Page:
OPINION: Why do we keep sensationalizing serial killers in pop culture?

Netflix needs to stop releasing fictionalized dramas about serial killers for entertainment



Netflix claims that “Dahmer” is a victim-centered work, but only one episode is from a victim’s perspective; so who is it really about?

TESS DURAND, Evergreen copy chief

Crime has always been a popular genre, but true crime is no doubt more fascinating than fictional crime. 

However, when we watch movies and TV shows depicting the actions of notorious serial killers, are we watching from a place of wanting to understand how another human being can commit such monstrous acts, or are we watching merely for our own entertainment?

In a previous article, I touched on the sensationalization of true crime in the media. With the new Jeffrey Dahmer series on Netflix hitting the top charts, we must ask ourselves: is this series and others like it sensationalizing the vile acts of depraved killers?

Below are two adaptations of true crime cases that sensationalize America’s most notorious serial killers.

“Dahmer — Monster: The Jeffrey Dahmer Story”

Let us start with the series that prompted this piece. “Dahmer” follows the infamous serial killer and cannibal over the span of a few decades, showing the events that led up to his first murder and what ensued after. 

Although this series is well-made and tries to focus on the victims by painting Dahmer as the monster he was, I cannot help but wonder why we need another adaptation of Dahmer. 

I do not think it matters how they portrayed him; why are we giving him any more attention? Are we learning anything new? Not really. 

This series is not a documentary; it is a fictionalized dramatization of events. Anne E. Schwartz, the crime reporter who first broke the story in 1991, said that “Dahmer” is not an accurate retelling of events. 

“I had trouble with buy-in, because I knew that was not accurate. But people are not watching it that way, they’re watching it for entertainment,” she said to the Independent.

All the series is doing is reopening the wounds of his victims’ families who just want to heal, not hear about the brutal way that their loved ones were killed. Imagine trying to move past trauma like this, only to hear people talking about how good the new movie about your loved one’s killer is every few years.

At this point, I cannot even keep track of how many adaptations about Dahmer there are.

Despite Netflix claiming “Dahmer” is from the perspective of the victims, only one episode was from a victim’s point of view.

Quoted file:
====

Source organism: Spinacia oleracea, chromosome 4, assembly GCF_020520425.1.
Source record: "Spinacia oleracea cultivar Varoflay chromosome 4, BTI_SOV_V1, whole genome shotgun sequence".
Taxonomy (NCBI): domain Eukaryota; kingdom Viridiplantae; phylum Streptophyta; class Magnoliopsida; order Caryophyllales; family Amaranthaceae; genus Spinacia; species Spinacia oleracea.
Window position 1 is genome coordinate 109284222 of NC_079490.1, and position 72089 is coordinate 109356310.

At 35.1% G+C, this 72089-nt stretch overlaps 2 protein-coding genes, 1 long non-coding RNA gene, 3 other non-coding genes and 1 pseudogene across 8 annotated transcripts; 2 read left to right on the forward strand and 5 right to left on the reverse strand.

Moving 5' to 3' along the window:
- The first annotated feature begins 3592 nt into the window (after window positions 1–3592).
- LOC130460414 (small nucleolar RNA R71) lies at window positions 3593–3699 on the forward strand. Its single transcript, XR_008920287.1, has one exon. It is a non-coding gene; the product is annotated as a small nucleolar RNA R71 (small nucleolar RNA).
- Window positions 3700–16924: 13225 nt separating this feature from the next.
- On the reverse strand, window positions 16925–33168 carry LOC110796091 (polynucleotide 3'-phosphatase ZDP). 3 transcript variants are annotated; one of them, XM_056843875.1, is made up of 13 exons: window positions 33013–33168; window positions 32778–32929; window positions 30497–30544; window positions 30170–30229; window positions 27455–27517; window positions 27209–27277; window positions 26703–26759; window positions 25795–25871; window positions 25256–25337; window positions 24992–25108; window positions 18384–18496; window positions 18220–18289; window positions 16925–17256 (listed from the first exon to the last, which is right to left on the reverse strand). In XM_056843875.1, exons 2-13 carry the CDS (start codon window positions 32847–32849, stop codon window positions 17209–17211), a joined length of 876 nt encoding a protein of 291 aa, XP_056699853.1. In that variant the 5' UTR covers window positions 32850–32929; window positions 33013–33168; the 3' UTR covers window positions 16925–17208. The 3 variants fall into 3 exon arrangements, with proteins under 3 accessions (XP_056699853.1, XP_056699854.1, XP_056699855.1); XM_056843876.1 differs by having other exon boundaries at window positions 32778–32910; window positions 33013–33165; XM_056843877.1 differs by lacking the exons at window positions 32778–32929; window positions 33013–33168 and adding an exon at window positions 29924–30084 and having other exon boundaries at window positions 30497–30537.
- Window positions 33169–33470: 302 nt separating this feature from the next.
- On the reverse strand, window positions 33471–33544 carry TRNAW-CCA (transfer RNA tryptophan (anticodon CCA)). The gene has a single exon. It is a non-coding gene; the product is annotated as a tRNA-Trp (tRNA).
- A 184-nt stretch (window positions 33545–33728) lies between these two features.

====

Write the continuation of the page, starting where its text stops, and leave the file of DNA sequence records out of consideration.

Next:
So let us be real – this series is not about the victims. People are not talking about the victims, people are talking about Dahmer. 

Bottom line: this series is a money grab by Netflix, and was only made for entertainment purposes.

“Extremely Wicked, Shockingly Evil and Vile”

Having Ted Bundy, the notorious serial killer and rapist played by heartthrob Zac Efron – need I say more?

Although this casting choice was a conscious attempt to portray Bundy as the handsome charismatic man he cast as his public persona, it falls short of showing just how menacing he was.

The movie was meant to be told from the perspective of his girlfriend Liz Kendall, yet she hardly gets any screen time. The movie centers solely around Bundy and his life. 

We learn almost nothing about his victims. They are used as mere plot devices to facilitate Bundy’s story, which works to humanize him to the audience.

“The film clearly doesn’t intend to sympathize with Bundy, yet in making him the star, it can’t avoid doing so to an extent,” according to The Atlantic.

The movie focuses so heavily on portraying Bundy as this charming guy with a dark side that it fails to address the true heinousness of his crimes. While I do think it is good the movie did not show graphic scenes of his rapes and murders to further exploit his victims, understanding the nature of his crimes is important to gain a complete picture of how twisted Bundy was.

Maybe the fact that the director thought it was unnecessary to include the graphic details suggests that making a movie about the man who committed these gruesome crimes is also perhaps unnecessary.

Personally, I do not believe that the best way to show what drove these serial killers to commit such inhumane acts is through a dramatized retelling. If people really want to understand the psychological reasons and factors that made these men serial killers, a documentary is a more suitable way to achieve that.

Humanizing serial killers on the big screen to show why they murdered people is only giving them sympathy from the audience. The only sympathy we should have is for Dahmer’s and Bundy’s victims.

My intent is not to shame people for consuming this type of media. Admittedly, I watched “Dahmer” and “Extremely Wicked” as soon as they came out. But we should not act like these movies and TV shows serve any purpose other than entertainment.

Why are we rehashing these stories over and over? How many sensationalized movies and TV shows about Dahmer and Bundy do we need before we are satisfied?